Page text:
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Posted by Charlotte Ashlock, Executive Editor, Berrett-Koehler Publishers Inc.
Charlotte Ashlock is a crazy idealist trying to make the world a better place!
Wisdom from the Hungry Start-Up Strategy: Creating New Ventures With Limited Resources and Unlimited Vision
Based on Chapter Three: Raising Capital;Maintain Your Fighting Weight
"When it comes to hungry start-up strategy, there is often no more compelling trade-off than the one between the hunger to control the start-up's destiny and the need to pay it's bills. Taking an investor's capital means ceding some control of the venture,” writes Peter Cohan.
Angel investors can be aggressive about imposing their views on the budding entrepreneur. Venture capitalists may fire you or shut you down if you don’t make your projections. Beware!
-Here are some tips from Peter Cohan’s book about getting money without losing control:
1. Careful use of seed capital from friends and family. Sure, maybe your friends and family don’t have enough money to fund your whole business. But you can use their money to make a bootstrap prototype and do some market research. It’s a mistake to think you need a big office full of fancy furniture before you’re able to start on the hard work of building your dream.
2. Use your customers to finance growth. Initial sale revenues can cover development costs, or you can even raise money from customers in advance using websiteslike Kickstarter. You can also sell stock to your customers, but beware of giving too much control to any single individual.
3. Use your suppliers to finance growth. When Amazon was growing back in the day, it had $3 billion dollars in not-yet paid bills to its suppliers. It was effectively using its suppliers’ capital to finance its growth. You can do the same (provided your suppliers are understanding.)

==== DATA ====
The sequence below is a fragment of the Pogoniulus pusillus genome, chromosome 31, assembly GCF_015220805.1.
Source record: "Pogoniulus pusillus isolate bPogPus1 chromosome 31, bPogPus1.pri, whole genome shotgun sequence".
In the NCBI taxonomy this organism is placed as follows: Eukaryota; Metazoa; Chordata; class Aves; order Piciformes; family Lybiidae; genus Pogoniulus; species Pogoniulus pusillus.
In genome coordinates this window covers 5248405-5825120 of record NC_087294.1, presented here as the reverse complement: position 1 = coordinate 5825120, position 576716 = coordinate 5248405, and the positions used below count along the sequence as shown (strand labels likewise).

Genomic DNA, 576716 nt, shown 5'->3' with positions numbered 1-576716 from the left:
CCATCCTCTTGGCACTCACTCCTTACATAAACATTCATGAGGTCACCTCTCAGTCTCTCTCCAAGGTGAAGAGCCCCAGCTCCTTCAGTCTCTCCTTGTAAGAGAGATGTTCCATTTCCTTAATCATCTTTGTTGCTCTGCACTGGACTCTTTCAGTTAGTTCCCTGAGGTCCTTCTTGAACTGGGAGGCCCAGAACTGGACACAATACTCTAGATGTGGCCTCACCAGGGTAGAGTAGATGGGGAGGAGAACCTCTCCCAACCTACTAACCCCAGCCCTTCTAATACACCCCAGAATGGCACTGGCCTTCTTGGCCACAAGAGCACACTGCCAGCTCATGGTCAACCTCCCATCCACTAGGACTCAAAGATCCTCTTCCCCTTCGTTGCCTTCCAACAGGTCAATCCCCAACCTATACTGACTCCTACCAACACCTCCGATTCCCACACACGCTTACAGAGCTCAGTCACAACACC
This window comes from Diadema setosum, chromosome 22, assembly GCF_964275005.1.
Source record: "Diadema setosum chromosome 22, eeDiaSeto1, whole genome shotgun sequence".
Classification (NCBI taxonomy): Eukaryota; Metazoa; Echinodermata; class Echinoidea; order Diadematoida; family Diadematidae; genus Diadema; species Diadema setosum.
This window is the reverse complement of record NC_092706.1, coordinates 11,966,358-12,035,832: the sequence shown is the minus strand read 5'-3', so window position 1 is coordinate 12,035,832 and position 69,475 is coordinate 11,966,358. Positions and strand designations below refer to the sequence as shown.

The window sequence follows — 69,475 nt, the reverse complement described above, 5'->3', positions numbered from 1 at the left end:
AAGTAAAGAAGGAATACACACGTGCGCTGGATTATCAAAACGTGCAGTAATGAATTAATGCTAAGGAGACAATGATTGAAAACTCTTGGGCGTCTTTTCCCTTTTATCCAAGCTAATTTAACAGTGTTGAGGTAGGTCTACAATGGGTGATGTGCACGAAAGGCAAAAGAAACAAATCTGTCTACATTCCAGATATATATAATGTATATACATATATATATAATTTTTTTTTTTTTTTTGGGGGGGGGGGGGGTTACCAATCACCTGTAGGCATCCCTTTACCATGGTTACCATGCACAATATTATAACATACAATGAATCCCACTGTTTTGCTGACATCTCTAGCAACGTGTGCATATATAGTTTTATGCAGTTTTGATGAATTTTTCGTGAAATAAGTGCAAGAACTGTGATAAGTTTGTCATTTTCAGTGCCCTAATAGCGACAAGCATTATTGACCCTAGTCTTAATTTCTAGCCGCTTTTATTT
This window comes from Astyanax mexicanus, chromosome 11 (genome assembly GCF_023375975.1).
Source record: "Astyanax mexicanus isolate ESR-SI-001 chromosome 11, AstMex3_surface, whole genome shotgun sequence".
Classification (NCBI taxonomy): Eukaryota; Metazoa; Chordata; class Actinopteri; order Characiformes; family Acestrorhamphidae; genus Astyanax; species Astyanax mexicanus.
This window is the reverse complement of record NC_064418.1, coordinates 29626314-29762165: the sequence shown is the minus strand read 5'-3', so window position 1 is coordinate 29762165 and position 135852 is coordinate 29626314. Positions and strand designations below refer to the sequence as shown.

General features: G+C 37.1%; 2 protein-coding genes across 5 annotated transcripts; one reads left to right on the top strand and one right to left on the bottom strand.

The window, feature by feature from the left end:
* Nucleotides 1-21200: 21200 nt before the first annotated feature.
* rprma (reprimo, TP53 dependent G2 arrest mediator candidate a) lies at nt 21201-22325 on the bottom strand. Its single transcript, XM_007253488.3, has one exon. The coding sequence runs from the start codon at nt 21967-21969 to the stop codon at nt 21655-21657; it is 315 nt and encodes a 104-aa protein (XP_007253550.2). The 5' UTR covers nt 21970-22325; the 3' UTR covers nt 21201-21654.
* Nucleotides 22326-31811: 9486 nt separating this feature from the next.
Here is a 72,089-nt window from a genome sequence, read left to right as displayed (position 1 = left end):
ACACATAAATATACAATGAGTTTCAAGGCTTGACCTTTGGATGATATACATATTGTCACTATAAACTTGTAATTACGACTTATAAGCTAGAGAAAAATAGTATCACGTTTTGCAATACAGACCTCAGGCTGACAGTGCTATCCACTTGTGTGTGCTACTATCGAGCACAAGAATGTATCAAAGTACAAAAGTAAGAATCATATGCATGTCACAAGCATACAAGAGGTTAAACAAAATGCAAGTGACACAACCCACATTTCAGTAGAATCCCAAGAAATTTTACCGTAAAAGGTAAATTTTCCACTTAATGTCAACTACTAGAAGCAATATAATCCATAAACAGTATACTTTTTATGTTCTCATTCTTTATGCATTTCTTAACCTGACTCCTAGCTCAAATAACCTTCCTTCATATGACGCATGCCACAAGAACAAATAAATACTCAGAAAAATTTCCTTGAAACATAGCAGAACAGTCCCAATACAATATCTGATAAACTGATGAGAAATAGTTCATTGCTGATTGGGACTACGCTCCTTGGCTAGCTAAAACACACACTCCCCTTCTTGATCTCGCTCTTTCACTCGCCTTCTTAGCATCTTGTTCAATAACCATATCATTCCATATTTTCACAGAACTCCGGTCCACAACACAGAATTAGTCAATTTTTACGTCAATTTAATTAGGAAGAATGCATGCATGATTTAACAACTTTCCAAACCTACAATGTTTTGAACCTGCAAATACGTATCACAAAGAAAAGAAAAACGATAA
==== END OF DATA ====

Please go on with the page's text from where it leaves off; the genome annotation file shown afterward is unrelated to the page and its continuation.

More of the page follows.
4. Don’t come to funders empty-handed. If you come to a funder without much tangible proof that your business will succeed, they’ll negotiate a cut-throat deal (or just ignore you entirely.) On the other hand, if you bring a great prototype and market research, you’ll have leverage in your negotiations. Set yourself up to bargain on your own terms.
5. Find funders that not only add value, but share your values. Look for funders who contribute not just money, but networking opportunities and expertise. Ask other start-up founders about their experiences with funders. Find the right chemistry. If your funder shares your values, they’ll probably make the same call as you, when push comes to shove.
And finally…. don't forget you’re hiring your boss! Peter Cohan writes, "Since going outside means giving up control, entrepreneurs should be very cautions when selecting their capital providers. As entrepreneurs are hiring a boss, their survival and that of the venture depend on proceeding with care."
For in-depth information on the pros and cons of angel investors, venture capitalists, and other innovative funding strategies, check out Peter Cohan’s book here.